Sunday, 9 April 2017

Cairns gets its first escape room - Cairns Riddle Room

Hi all

A quick note to let you all know that if any of you are heading to Cairns, they now have their own escape room.  Owned and designed by Roland, Cairns Riddle Room is a standalone business.

They have opened up with just the one room so far - the summary of the room is as follows:

The Military Hospital

After years of investigating you and your soldiers have finally discovered the identity of the doctor who had been performing illegal experiments on patients at the military hospital. His descent into madness was obvious by the gruesome bodies he left behind.
You finally enter the hospital, ready to apprehend him, when the doors slam shut. You realize you are now part of his mad game, and need to escape before you become his next victims. ..

I happen to be heading off to Cairns next week for a family holiday, so I'll report back here shortly with my review of The Military Hospital.



Monday, 3 April 2017

New escape room in Newtown - Second Telling Missions

Hi all

I was contacted in January of this year by Patrick, the owner of a new escape room in Newtown called Second Telling Missions (STM). 

STM is a little different to any other escape rooms that I’m aware of in the Sydney (or Australian) market so far – their games are based on historical, factual stories and are led by an actor who will form part of your team while in the room. 

They are opening up with just the one room to start with, but a second room is planned to open very soon (they are currently beta testing the second room).  The room summaries are below:

First Room - Rescue the White Rose
18 February, 1943. Hans and Sophie Scholl, members of the anti-Nazi resistance organisation the White Rose, were arrested a few hours ago. A member of the group who has yet to be arrested asks your team, as clean-skins, to go to their basement to retrieve a full list of White Rose members before the police have a chance to search the basement and find it themselves. The group was careful to put some security in place, so your team will have to find ways around it. The fates of the members of the resistance organisation are at stake. (For 2-7 players)

Second Room – Sabotage the Enigma
February, 1943. One of the White Rose’s leaflets called for Germans to sabotage the doomed war effort so that the war could be brought to a close as soon as possible. Your team has been contacted by a resistance organisation and asked to break into a top-secret army communications centre and sabotage the Enigma key-distribution mechanism. There is only a narrow window of opportunity to do it – one hour – but the mission could change the course of history. (For 2-6 players)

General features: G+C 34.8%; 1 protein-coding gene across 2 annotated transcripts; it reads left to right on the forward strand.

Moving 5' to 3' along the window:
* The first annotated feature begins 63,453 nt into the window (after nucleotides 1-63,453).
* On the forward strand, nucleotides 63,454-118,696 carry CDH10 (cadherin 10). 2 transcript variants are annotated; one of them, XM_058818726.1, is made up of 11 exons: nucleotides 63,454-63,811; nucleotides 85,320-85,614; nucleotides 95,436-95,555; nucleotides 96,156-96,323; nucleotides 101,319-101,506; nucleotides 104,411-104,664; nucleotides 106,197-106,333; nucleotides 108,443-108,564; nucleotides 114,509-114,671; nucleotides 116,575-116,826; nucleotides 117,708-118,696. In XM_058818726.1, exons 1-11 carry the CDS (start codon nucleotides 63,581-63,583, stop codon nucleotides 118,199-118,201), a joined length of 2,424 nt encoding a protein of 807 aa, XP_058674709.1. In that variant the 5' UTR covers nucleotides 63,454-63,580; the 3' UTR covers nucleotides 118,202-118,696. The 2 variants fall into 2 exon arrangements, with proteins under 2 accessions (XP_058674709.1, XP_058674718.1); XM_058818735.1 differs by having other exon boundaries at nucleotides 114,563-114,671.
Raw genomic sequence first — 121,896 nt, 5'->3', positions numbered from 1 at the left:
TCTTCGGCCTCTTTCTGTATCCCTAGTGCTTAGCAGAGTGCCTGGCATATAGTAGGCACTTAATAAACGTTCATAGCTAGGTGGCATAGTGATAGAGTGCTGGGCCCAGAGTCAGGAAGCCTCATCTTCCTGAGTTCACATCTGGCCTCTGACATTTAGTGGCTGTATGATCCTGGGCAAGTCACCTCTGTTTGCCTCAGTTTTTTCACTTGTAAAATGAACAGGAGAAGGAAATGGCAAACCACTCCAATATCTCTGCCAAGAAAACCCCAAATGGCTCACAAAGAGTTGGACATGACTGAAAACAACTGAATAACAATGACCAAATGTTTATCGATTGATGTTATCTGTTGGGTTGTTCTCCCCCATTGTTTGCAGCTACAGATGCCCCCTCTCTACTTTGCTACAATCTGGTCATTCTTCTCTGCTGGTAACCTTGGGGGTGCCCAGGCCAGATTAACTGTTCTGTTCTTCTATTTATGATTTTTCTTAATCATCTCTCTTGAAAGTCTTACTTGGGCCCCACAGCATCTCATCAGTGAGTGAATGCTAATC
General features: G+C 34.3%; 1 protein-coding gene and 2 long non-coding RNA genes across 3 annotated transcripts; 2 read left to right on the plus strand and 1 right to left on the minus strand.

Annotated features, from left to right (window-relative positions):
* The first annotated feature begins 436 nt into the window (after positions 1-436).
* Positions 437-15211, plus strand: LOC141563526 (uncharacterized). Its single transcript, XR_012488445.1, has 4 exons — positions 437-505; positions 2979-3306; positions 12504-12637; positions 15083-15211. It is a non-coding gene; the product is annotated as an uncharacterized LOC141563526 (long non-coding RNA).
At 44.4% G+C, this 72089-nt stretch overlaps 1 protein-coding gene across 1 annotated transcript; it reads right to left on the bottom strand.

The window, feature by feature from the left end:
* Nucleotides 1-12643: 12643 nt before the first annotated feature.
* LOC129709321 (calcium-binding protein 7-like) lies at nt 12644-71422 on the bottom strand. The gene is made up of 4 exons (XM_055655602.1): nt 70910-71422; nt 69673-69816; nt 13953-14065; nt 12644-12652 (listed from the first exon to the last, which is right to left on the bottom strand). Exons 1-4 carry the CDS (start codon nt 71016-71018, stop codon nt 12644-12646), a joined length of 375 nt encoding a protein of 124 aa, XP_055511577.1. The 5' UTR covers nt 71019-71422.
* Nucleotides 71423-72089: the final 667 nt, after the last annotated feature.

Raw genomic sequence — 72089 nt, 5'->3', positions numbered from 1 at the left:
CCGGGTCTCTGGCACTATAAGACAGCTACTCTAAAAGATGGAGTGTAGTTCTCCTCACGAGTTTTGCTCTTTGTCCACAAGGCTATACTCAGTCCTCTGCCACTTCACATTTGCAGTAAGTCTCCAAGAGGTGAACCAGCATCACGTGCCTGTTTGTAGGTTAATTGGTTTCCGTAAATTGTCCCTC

I’m uber intrigued by the thought of having an actor in the room with us and how that would work.  The best hint delivery system I have seen to date has been the “voice of God” system, where players simply speak out loud and a response comes over the loud speaker.  Next Level Escape uses a narration style voice of God, where the voice on the speaker is "narrating" the story of the escape room players working through the room, in a tongue in cheek method, to provide guidance and hints– this is the best system I have seen hands down.

However, having a live actor in the room sounds like a whole different level of immersion.  My very first escape room was years ago in Vegas (before escape rooms were a thing) and they had a live actor with us for the entire 4 hour game (which involved traveling by minivan to 4 different sites).  It was awesome – the live actor allows the game master (ie the actor) to see exactly what players are doing, what puzzles they are stuck on, etc.  The only risk with this system I think is that because the game master is there in the room with you, players might bombard the game master with hint requests rather than figure things out by themselves.  Game masters have such a huge impact on players' experience in an escape room, but a game master who is in the room with you would absolutely make or break the experience I think. 

I’m hoping to check out STM’s first room in the next couple of weeks and as always, I’ll report back here with my review.  You can check out their website here.



Sunday, 12 March 2017

New Escape Room in Parramatta - Scram Escape Rooms

Hi all

In February, a new escape room outfit opened its doors in Parramatta.  They are called Scram Escape Rooms.

The owners, Jess, Daniel and Walid, have told me that they are a standalone business and have done all of the design work themselves (ie none of the puzzles or room themes have been purchased from third party designers).  The owners noticed that there were a lack of things to do in Parramatta, and decided to change that by opening up their own rooms.

They have opened just the one room so far, but are currently constructing their second room which is coming soon.  Here are the very brief summaries of the room themes, taken from their website:

The Wizard Chambers

Your rival house team has hidden your wand and locked you in the dorms.  Can you solve their tricks to escape?  (3-6 players)

The Doll House

Will you escape?  Or will you be the puppet on strings?